New drug to fight abuse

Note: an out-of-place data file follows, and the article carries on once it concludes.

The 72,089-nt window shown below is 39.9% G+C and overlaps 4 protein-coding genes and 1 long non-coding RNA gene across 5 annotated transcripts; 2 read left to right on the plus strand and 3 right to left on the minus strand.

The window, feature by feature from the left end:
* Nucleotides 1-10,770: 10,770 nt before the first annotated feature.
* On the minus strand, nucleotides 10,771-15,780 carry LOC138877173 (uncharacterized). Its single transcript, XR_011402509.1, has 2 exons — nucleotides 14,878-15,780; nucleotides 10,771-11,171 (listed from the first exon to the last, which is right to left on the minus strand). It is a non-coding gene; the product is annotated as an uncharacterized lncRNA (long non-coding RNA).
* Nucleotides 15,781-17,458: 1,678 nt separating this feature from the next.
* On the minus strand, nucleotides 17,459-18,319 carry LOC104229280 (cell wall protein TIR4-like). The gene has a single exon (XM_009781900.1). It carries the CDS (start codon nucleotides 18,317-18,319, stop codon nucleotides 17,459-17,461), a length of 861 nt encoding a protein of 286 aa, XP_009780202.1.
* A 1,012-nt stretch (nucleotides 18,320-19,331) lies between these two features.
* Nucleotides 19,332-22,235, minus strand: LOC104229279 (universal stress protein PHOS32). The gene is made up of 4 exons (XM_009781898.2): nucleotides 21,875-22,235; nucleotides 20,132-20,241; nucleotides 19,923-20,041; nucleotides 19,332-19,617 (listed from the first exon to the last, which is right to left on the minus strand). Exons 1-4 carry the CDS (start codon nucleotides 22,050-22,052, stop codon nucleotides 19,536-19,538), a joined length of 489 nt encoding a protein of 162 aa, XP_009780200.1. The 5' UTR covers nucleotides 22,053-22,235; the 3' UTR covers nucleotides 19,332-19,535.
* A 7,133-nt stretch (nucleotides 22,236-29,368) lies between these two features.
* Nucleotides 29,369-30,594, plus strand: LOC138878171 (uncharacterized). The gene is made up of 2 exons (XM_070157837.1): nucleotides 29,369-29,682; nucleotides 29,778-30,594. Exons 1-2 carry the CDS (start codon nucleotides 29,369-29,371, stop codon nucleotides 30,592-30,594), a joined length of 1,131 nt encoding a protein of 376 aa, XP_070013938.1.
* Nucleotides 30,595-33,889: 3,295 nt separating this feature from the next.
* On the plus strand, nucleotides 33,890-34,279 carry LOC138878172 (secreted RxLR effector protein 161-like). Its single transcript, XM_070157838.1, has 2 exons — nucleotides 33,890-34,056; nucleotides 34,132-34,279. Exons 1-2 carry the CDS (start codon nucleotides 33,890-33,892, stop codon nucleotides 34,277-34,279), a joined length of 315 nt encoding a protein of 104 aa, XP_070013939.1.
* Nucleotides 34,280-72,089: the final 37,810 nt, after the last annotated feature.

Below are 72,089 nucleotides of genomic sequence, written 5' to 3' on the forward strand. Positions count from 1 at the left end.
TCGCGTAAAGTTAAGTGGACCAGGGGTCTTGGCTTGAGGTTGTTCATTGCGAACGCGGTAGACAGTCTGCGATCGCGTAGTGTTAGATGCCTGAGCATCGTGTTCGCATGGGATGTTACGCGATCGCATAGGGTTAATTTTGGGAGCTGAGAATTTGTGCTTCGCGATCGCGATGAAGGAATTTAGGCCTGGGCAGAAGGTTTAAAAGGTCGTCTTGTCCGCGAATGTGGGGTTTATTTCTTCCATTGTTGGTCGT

Heroin replacement drugs will be administered in state hospitals according to a Health Ministry decision. The decision, signed on October 18, empowers the Organization Against Drugs (OKANA) to begin a pilot program on giving Buprenorphine to opiate addicts in certain select hospitals in the country. It stipulates that OKANA will provide the hospital dispensary with the heroin substitute and inform specific doctors of the conditions under which the drug will be administered. These conditions will be made more specific after evaluation of the pilot program. Buprenorphine is a semi-synthetic opiate which suppresses the desire for heroin and makes users’ deprivation syndrome less acute, with the result that they are less likely to revert to using heroin. Pharmaceutically speaking, it possesses advantages over methadone, carrying less risk of toxicity and overdosing. It is also more effective at weakening the deprivation syndrome and has a longer-lasting effect than methadone (48 as against 24 hours for the latter). However, Buprenorphine is not indicated for all drug addicts, and especially not heroin users who have been addicted for a long time. It is known that all drug replacement treatments are effective, not so much at detoxification but at lessening the symptoms of deprivation and the danger of overdosing. Buprenophine, in particular, seems to reduce the risk of parallel drug use. Nonetheless, not a few have expressed serious reservations about the specific decision by the ministry. The shadow health and social welfare minister, Athanassios Yiannopoulos, said that the State should have laid emphasis on detoxification, prevention, rehabilitation and the solution of the chronic social problems which created drug dependency. «Struggle for Life: Society of Members and Friends of the Long-term Methadone Substitution Program» pointed out that Buprenorphine was a relatively new drug, which was not indicated for the large majority of users. It proposes that methadone be administered by state hospitals, which will slash the waiting lists for OKANA. For its part, the Association of Hospital Doctors of Athens and Piraeus (EINAP) is in favor of a «dry» detoxification program, which will function within the framework of the National Health System, and says that administration of replacement drugs by state hospitals will overburden them, given the chronic staffing and organization problems.

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